Same with Soul, a movie that a lot of people liked a lot more than I did (by-the-numbers Pixar, if you ask me, but that’s a different conversation), but one which focuses on music and the magic of it, and it does stalwart work creating that world. Pixar movies are often honored in this category, because the system the company has in place is second to none. Their technical work is always excellent, and this is no exception. And yet, this also is not going to win.

Sound of Metal
Riz Ahmed in Sound of Metal (Photo: Amazon Studios)

The reason is because this year we saw the release of Sound of Metal, which might not be the best movie I’ve ever seen in how it uses sound to tell its story, but is pretty damn close. The way director Darius Marder and his team utilize sound to make the viewer feel the main character’s descent into total silence is incredible. It’s dazzling. Mind blowing. It creates a sense of discomfort so extreme, you find yourself speaking random words out loud to ensure that you haven’t, in fact, lost your own hearing. I’ve heard that tinnitus is a maddening condition, but having never lived with it in any sustained way (other than after a loud rock concert or something), that’s a hard thing to imagine. Seeing it in this movie, though, watching as Riz Ahmed’s Ruben suffers from it and tries very hard not to lose his mind as he does, then loses all his hearing completely, made this one of the more remarkable viewing experiences I had this year. Whether or not it was the best movie of the year (it wasn’t, though it certainly deserves its Best Picture nod and the five others it earned along with it, including Best Original Screenplay and Best Actor) is sort of beside the point. What it did, better than any movie I’ve seen in a very long time, was use sound to put the viewer inside the head of its main character, and make us feel what it might be like to be deaf.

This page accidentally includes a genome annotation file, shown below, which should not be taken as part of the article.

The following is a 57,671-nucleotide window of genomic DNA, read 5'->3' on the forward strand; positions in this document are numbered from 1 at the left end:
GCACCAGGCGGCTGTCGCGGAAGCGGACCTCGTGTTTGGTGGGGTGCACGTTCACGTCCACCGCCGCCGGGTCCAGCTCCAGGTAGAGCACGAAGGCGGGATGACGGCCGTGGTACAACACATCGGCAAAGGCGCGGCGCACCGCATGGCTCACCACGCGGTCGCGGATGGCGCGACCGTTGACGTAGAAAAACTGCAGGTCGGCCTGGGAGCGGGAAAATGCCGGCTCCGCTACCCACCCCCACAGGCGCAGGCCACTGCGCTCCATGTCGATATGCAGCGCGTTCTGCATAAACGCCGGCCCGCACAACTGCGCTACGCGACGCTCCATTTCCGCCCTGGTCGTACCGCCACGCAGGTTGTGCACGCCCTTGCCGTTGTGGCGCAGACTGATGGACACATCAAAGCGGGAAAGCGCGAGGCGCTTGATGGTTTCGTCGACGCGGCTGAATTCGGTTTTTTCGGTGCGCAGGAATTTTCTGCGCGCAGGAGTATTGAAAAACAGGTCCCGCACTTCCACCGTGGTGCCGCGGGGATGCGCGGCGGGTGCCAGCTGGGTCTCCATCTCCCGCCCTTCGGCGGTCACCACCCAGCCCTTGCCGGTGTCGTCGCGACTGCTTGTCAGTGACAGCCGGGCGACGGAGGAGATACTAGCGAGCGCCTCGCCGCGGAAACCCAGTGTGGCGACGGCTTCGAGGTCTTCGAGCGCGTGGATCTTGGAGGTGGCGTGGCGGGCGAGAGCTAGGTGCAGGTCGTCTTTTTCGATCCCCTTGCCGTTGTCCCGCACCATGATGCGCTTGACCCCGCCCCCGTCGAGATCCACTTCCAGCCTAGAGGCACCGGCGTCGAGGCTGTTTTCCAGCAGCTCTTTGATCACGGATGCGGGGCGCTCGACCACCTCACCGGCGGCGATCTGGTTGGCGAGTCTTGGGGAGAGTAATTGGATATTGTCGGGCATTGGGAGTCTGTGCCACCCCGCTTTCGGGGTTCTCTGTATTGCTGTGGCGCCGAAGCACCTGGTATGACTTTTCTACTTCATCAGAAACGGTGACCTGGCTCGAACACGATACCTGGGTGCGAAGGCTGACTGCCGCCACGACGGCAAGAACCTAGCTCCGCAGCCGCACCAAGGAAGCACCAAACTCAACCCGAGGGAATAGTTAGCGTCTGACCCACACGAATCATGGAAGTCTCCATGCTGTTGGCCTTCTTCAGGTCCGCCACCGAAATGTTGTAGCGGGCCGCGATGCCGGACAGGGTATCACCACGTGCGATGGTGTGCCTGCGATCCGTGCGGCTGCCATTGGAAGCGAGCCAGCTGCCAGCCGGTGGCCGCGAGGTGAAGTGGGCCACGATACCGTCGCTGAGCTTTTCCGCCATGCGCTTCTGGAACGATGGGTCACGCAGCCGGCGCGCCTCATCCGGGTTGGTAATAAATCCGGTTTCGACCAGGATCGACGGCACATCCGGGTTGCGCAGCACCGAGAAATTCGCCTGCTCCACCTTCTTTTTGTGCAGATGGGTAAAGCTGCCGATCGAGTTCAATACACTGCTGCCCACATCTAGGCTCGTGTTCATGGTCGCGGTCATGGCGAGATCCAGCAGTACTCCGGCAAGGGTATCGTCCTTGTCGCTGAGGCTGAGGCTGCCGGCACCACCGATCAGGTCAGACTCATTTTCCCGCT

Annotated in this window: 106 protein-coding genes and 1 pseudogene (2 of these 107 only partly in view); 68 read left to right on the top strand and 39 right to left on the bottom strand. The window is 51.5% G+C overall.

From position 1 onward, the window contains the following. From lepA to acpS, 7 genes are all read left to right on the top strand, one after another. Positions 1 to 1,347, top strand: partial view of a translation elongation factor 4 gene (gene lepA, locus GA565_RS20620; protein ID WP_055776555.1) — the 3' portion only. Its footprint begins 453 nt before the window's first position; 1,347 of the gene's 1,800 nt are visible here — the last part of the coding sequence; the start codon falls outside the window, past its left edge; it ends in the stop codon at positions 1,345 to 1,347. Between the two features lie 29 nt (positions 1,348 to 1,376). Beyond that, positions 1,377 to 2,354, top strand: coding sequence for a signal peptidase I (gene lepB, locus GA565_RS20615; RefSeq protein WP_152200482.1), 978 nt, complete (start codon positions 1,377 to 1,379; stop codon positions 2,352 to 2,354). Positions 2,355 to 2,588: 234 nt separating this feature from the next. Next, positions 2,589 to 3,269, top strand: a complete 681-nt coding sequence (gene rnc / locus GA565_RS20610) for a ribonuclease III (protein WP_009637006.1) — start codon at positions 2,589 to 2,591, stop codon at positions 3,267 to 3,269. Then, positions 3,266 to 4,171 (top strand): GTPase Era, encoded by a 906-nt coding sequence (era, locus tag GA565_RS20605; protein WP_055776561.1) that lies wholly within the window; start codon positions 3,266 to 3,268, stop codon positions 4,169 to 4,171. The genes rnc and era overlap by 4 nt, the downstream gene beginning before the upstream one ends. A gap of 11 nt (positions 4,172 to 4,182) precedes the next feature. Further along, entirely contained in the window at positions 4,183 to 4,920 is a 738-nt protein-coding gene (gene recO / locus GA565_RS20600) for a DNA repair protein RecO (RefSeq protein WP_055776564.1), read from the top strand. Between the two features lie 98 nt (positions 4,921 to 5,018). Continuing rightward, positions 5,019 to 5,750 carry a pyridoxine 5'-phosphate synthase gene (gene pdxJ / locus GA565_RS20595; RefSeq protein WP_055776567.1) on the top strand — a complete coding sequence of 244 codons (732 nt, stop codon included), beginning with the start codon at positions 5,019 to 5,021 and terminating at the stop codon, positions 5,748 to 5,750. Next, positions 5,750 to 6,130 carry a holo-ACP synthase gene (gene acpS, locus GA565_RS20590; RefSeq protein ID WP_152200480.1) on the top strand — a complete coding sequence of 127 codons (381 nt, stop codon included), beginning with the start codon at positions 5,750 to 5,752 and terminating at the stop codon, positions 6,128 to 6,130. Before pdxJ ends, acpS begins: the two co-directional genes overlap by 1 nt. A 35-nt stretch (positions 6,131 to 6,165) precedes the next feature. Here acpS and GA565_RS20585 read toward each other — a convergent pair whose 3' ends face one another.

This is a movie I would have loved to see in the theater, in the dark, with surround sound and an audience whose trepidation and discomfort would have filled the space around me. In those moments, when the hairs on your arms stand up and you understand that you’re seeing something truly special, a home entertainment system, no matter how good, has a hard time comparing. Sound of Metal is a tough film to watch, because of the subject matter, and is not a movie I am in a rush to see again soon, but I may end up doing so just to recapture that feeling, the feeling of a movie that made me feel and experience something I hadn’t in a very long time.

Should Win: Sound of Metal

Will Win: Sound of Metal

Final voting for the Cinema Audio Society (CAS) Awards closes on Tuesday, April 6, and you can see those nominees here while voting for the Motion Picture Sound Editors (MPSE) Golden Reel Awards closes on Monday, April 12, and those nominees can be read here. Voting for the Academy Awards closes on April 20, and you can read the full list of ALL the nominees for the 93rd Annual Academy Awards here.